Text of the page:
Vall d'Hebron develops a method to diagnose fatty liver in a quantitative and non-invasive way

Using computed tomography (CT), with or without contrast, it is possible to perform an accurate and safe detection of the disease without the need for biopsies and avoiding the limitations of other non-invasive diagnostic tools.

27/06/2024

A team at the Vall d'Hebron Research Institute (VHIR) has developed an algorithm that allows the measurement of fat accumulated in the liver using computed tomography (CT) images with and without contrast. This new tool allows non-invasive and rapid detection of metabolic-associated fatty liver disease (MAFLD) and could transform the diagnosis and monitoring of this pathology, which is becoming increasingly prevalent due to the rise in obesity and diabetes. The work has been published in the journal Medical Image Analysis.

MAFLD is characterised by the accumulation of fat in the liver, which can progress to more serious conditions such as steatohepatitis (MASH), liver cancer or cirrhosis. Currently, diagnosis of this disease involves non-invasive techniques such as ultrasound-based elastography, which is not valid for morbidly obese patients who often suffer the most from this pathology, or MRI, but the definitive method is liver biopsy.

The new algorithm overcomes the limitations of current methods by allowing a detailed and accurate assessment of liver fat from CT images in an automated way. The system analyses the radiological density of the liver and spleen to identify areas with accumulated fat. "With this algorithm, we can provide detailed information about the distribution of fat in the liver, which is crucial for accurate diagnosis and effective monitoring of MAFLD", explains Dr. J. Raul Herance, head of the Molecular Medical Imaging group at VHIR who led the study. "Our tool reduces the need for invasive biopsies, which improves the patient experience and facilitates early diagnosis. On the other hand, it also eliminates the limitations of ultrasound in morbid obese patients or the slowness of MRI that makes it almost inoperative for use as a routine diagnostic tool", says Dr. Herance.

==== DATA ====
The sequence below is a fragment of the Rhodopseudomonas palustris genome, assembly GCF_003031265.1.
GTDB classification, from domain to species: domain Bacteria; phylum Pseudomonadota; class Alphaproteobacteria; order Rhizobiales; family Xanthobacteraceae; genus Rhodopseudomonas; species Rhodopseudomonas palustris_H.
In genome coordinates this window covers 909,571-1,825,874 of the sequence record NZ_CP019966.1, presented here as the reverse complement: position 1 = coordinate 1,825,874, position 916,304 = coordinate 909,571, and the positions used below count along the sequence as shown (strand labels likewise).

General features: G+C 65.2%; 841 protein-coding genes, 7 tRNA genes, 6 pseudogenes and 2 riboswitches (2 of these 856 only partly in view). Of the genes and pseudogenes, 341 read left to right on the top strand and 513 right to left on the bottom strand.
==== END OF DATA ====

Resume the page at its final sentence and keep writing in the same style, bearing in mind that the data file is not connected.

The algorithm has been validated against elastography and patient biopsy data and has demonstrated high accuracy in measured liver fat values in both contrast and non-contrast CT images. This allows its application to a wide variety of clinical contexts. Furthermore, unlike biopsy, which only provides information from a specific area of the liver, CT provides data from the whole organ.

CT is a widely available and cheaper technique than other imaging techniques such as MRI. It is a method that is commonly used in clinical practice and, therefore, would allow assessment of the presence of fatty liver in the diagnosis of other abdominal or thoracic diseases without the need for additional radiation exposure.

The team will continue to work to validate this tool with larger cohorts of patients and hope that its implementation in clinical practice will contribute to the early detection and clinical management of fatty liver disease. In this way, they hope to prevent serious complications associated with this pathology and improve the health and quality of life of patients.

The work has been led by the Molecular Medical Imaging group at VHIR in collaboration with the Liver Diseases; Diabetes and Metabolism; and Clinical Biochemistry, Drug Delivery and Therapy groups at VHIR, Pompeu Fabra University, the CIBER of Bioengineering, Biomaterials and Nanomedicine (CIBER-BBN), the CIBER of Liver and Digestive Diseases (CIBEREHD) and the CIBER of Diabetes and Metabolic Diseases (CIBERDEM).

"With this algorithm, we can provide detailed information about the distribution of fat in the liver, which is crucial for accurate diagnosis and effective monitoring of MAFLD", explains Dr. J. Raul Herance.

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